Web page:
- The first US trial of CRISPR gene editing in cancer patients suggests the technique is safe - The first US trial studying the use of CRISPR in treatment of cancer has found that the technique is safe. The study is also the first study, anywhere, to publish results from using CRISPR to treat cancer. Three patients were injected with gene-edited T-cells that were programmed to be better at recognizing a cancer protein and killing the cancer cells that produced it. Before the study, concerns with the technique included the notions that the edited T-cells might trigger the immune system or that they might cause other cells to turn cancerous. Neither result was observed in the trial, however. The study was successful, in the sense that it accomplished its goals and determined that the technique is safe. However, the treatment did not lead to lasting improvement in any of the patients who participated. The trial has now been halted because the 2016 technology that it uses is now considered obsolete, but the promising safety results pass an important milestone and may lead to the possibility of rapid advancement in the use of CRISPR for treating cancer.
- Quick retraction of a faulty coronavirus paper was a good moment for science - A paper titled, Uncanny similarity of unique inserts in the 2019-nCoV spike protein to HIV-1 gp120 and Gag was published on a preprint server on Friday, and claimed to find similarities between the Wuhang coronavirus and the HIV virus that causes AIDS. It went on to argue that the similarities were unlikely to occur by chance. If true, the paper would have been an alarming indication of potential engineering behind the virus. Twitter and the preprint server both errupted quickly, however, with criticisms of the work and it was promptly retracted. Critics of open access methods have seized on the opportunity to claim that it illustrates why the age-old bureacratic "peer review" process is better, but these authors argue that mistakes and incomplete works happen with that method, too, and the speed with which this was retracted reflects an agility that eludes most scientific publications. When these sorts of errors crop up in the formal literature, it can often take months or even years to get a paper retracted. -h/t Retraction Watch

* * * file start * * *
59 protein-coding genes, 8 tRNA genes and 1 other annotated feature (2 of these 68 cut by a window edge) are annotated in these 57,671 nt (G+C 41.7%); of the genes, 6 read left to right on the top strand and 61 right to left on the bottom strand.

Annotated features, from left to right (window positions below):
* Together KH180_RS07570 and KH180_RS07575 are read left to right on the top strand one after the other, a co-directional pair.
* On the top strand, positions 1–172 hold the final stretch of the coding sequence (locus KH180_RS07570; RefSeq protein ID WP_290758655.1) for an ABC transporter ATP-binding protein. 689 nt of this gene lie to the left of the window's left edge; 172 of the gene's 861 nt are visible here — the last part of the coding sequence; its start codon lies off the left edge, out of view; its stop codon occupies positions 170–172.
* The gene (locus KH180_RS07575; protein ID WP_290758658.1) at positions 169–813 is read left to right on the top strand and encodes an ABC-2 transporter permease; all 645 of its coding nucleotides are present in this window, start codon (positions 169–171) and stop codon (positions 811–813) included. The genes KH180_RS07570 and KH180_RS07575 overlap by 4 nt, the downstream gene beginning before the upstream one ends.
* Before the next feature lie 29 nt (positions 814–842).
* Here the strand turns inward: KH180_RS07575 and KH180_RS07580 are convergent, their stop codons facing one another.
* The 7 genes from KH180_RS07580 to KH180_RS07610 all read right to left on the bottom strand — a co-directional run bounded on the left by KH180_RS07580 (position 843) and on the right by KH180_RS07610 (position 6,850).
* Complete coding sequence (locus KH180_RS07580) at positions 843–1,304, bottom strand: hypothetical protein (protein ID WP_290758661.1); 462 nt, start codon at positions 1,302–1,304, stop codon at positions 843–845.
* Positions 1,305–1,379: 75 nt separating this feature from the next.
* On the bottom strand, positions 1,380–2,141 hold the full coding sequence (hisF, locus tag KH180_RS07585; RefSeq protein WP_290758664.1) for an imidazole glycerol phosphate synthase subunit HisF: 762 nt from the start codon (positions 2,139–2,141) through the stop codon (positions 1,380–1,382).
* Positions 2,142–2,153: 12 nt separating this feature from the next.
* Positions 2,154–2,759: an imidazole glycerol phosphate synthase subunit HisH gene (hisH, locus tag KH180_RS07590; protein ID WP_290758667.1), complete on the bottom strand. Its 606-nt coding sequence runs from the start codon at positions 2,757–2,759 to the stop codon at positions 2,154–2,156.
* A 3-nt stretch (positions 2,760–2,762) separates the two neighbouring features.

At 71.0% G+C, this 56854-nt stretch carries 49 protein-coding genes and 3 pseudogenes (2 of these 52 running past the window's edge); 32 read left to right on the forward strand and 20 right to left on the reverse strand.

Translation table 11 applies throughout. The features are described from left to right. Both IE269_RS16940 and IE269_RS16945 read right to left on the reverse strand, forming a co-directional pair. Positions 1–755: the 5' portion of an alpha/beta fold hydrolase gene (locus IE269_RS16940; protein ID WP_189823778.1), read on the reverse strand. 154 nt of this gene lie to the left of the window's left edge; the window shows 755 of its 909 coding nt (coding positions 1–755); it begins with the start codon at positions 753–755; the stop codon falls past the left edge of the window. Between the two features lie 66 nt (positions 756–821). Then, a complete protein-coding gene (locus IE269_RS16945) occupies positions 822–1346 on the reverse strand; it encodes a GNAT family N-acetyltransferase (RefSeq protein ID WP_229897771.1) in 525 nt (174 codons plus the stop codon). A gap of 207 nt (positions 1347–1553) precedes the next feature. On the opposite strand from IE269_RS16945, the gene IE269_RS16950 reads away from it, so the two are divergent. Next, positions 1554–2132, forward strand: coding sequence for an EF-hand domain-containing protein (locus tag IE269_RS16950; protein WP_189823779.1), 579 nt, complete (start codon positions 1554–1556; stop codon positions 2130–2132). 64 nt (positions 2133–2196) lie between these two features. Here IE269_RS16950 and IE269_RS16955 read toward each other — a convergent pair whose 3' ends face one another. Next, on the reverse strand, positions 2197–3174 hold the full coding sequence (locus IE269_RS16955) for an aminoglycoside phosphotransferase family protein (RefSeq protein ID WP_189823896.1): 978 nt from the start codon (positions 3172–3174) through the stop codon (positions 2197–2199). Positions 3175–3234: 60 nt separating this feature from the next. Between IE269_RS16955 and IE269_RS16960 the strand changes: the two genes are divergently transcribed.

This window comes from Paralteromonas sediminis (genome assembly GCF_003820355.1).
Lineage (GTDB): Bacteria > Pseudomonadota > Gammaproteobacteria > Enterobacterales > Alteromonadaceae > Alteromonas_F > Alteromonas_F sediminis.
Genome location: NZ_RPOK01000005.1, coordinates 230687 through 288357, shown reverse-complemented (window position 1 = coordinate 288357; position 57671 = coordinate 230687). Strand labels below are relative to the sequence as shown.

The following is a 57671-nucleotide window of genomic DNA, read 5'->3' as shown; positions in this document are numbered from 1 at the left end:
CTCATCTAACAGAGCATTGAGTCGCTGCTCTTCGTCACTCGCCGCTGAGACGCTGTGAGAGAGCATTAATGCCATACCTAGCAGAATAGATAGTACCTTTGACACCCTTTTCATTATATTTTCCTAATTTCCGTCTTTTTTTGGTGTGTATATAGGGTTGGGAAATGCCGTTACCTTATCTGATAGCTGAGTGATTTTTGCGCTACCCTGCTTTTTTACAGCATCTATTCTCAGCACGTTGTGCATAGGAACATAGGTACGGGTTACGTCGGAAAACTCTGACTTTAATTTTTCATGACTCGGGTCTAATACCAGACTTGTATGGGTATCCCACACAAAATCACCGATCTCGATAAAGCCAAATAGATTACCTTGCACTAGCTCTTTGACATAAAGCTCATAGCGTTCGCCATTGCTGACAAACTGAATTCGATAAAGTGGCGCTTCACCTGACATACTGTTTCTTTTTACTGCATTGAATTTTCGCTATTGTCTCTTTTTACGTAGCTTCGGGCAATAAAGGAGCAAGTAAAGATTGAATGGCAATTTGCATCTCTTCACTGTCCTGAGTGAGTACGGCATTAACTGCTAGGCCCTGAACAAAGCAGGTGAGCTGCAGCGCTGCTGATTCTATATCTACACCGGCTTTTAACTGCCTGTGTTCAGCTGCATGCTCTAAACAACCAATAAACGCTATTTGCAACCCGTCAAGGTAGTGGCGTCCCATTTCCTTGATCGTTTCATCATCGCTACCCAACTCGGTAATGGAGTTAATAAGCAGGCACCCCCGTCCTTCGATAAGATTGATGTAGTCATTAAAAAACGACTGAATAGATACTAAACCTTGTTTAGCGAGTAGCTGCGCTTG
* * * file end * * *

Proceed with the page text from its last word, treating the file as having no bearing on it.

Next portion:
- STEEM High Energy Music Can Help To Boost Your Exercise Results - In this post, @doitvoluntarily discusses recent research into the effect of music on working out. While the most common choices for music listening when working out are hip-hop, pop, and rock, research suggests that dance music is best suited for strength training exercises, and rap is better for stretching or running. Surprisingly, rock music is likely worse than the others because frequent tempo changes can impact the rhythm of the workout. As with stretching and running, recent research also found that high-tempo music is ideal for jogging or walking, resulting in a coupling of higher heartbeats and lower degree of perceived exertion. In addition to influencing the rhythm of a workout, music can also distract from feelings of discomfort and enhance motivation. The post concludes by noting that there is no ideal music, because individual preferences vary, but high-tempo music with strong beats seems to provide the most benefit. (A beneficiary setting of 10% has been applied to this post for @doitvoluntarily.)